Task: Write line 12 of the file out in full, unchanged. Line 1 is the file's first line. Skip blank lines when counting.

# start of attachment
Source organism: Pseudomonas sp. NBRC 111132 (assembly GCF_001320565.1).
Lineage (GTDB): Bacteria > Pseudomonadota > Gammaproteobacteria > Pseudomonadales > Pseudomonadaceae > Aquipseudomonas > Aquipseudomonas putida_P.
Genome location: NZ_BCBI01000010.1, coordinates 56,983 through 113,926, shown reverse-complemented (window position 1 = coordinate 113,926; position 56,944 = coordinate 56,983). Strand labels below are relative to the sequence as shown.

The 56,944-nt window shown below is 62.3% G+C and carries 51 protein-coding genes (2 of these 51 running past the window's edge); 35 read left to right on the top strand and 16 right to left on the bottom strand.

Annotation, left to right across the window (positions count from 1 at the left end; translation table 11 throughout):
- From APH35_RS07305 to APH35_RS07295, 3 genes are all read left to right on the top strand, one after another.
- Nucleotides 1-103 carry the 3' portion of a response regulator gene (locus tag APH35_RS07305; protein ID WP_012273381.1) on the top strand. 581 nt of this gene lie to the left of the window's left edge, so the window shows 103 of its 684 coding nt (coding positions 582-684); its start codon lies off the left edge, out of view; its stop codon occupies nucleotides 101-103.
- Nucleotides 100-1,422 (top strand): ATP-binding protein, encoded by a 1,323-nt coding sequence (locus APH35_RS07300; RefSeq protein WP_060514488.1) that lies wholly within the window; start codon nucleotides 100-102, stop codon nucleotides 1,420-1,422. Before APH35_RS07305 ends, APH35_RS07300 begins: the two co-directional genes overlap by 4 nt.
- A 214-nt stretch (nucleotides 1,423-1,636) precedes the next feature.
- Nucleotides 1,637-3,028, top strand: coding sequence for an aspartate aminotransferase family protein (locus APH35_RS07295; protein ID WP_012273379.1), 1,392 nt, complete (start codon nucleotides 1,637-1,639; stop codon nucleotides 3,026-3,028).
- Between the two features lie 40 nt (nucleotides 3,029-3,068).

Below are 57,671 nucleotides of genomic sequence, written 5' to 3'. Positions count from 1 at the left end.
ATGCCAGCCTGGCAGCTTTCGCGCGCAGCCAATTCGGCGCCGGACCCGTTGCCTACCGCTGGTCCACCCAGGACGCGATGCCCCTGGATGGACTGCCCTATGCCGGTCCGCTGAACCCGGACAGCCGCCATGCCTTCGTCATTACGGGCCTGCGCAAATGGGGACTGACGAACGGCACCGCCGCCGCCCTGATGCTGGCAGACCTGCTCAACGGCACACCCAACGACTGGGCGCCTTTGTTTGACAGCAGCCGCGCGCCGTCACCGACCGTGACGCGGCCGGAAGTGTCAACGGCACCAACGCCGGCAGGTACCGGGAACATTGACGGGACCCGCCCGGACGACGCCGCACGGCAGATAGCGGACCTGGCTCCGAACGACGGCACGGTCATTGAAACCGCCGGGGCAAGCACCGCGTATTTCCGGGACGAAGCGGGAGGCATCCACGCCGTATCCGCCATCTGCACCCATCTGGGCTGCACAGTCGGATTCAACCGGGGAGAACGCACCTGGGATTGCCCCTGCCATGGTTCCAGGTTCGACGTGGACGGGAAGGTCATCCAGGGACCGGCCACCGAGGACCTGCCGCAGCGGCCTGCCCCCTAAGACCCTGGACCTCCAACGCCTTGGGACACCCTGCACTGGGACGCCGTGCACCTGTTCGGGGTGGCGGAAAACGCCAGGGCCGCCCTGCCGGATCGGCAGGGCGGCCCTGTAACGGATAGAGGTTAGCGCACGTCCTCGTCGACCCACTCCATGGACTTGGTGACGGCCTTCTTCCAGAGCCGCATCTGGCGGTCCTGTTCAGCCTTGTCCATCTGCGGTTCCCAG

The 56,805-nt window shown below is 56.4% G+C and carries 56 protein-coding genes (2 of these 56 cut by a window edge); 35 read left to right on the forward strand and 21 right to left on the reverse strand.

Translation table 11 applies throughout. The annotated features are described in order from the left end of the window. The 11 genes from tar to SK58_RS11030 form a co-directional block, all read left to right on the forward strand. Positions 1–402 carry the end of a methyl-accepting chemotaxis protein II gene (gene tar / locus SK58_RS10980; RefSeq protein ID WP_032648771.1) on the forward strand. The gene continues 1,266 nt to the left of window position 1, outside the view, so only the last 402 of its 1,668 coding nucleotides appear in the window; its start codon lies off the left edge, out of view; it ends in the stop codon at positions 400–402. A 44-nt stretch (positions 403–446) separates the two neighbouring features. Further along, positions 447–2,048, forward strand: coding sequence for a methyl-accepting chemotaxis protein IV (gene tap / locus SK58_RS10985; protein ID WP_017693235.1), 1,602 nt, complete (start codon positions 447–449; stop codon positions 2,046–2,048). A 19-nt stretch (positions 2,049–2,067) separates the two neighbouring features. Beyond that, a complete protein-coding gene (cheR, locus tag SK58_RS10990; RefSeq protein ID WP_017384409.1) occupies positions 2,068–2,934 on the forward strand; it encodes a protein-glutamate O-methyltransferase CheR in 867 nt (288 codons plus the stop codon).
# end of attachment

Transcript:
Below are 57,671 nucleotides of genomic sequence, written 5' to 3'. Positions count from 1 at the left end.